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London, March 19 – Healthy dogs and cats could be passing on multidrug-resistant organisms to their owners, and likewise humans could be transmitting these dangerous microbes to their pets, according to a new research.
Multidrug-resistant organisms are bacteria that resist treatment with more than one antibiotic.
“Our findings verify that the sharing of multidrug-resistant organisms between companion animals and their owners is possible,” said Carolin Hackmann from Charite University Hospital Berlin, Germany.
“However, we identified only a handful of cases suggesting that neither cat nor dog ownership is an important risk factor for multidrug-resistant organism colonisation in hospital patients,” he added.
The role of pets as potential reservoirs of multidrug-resistant organisms is a growing concern worldwide. Antimicrobial resistance happens when infection-causing microbes (such as bacteria, viruses or fungi) evolve to become resistant to the drug designed to kill them.
In the study, researchers wanted to find out whether pets (ie, cats and dogs) play a role in the infection of hospital patients with multidrug-resistant organisms.
They focused on the most common superbugs in hospital patients — methicillin-resistant Staphylococcus aureus (MRSA), vancomycin-resistant enterococci (VRE), third generation cephalosporin-resistant Enterobacterales (3GCRE) and carbapenem-resistant Enterobacterales (CRE), which are resistant to multiple antibiotics including penicillin and cephalosporins.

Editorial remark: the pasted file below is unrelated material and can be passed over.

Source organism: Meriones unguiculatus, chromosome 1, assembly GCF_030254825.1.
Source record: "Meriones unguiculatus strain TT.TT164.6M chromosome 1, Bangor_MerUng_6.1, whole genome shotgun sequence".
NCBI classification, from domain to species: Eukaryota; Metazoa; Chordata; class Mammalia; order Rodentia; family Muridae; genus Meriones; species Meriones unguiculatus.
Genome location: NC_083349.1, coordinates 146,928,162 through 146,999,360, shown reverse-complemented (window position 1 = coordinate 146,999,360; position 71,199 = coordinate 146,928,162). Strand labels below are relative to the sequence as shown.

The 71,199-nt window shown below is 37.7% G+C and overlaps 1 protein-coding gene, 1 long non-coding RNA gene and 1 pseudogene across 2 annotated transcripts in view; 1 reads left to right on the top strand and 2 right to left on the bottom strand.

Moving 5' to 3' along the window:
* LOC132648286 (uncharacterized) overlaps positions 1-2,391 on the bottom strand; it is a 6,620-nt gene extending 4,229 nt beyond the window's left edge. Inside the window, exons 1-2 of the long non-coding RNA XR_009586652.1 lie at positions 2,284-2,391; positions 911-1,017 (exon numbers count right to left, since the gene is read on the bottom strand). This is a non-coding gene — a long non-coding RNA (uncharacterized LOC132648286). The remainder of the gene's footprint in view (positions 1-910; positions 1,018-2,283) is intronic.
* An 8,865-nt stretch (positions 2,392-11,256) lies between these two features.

Between June 2019 and September 2022, nasal and rectal swabs were collected from 2,891 patients hospitalised in Charite University Hospital (1,184 patients with previous colonisation or colonisation on admission and 1,707 newly-admitted patients as controls), and from any dogs and cats that lived in their households.
Overall, 30 per cent of hospital patients tested positive for multidrug-resistant organisms. The rate of dog ownership was 11 per cent and cat ownership 9 per cent in those who tested positive for multidrug-resistant organisms.
Further, throat and stool swab samples from 400 pets were also analysed. Of these, 15 per cent of dogs and 5 per cent of cats tested positive for at least one multidrug-resistant organism.
“Although the level of sharing between hospital patients and their pets in our study is very low, carriers can shed bacteria into their environment for months, and they can be a source of infection for other more vulnerable people in hospital such as those with a weak immune system and the very young or old,” Hackmann said.
However, the researchers said “this is an observational study and cannot prove that close contact with pets causes colonisation with multidrug-resistant organisms”. It only suggests the possibility of co-carriage, while the direction of transfer is unclear.
The findings will be presented at this year’s European Congress of Clinical Microbiology & Infectious Diseases (ECCMID) to be held in Denmark in April.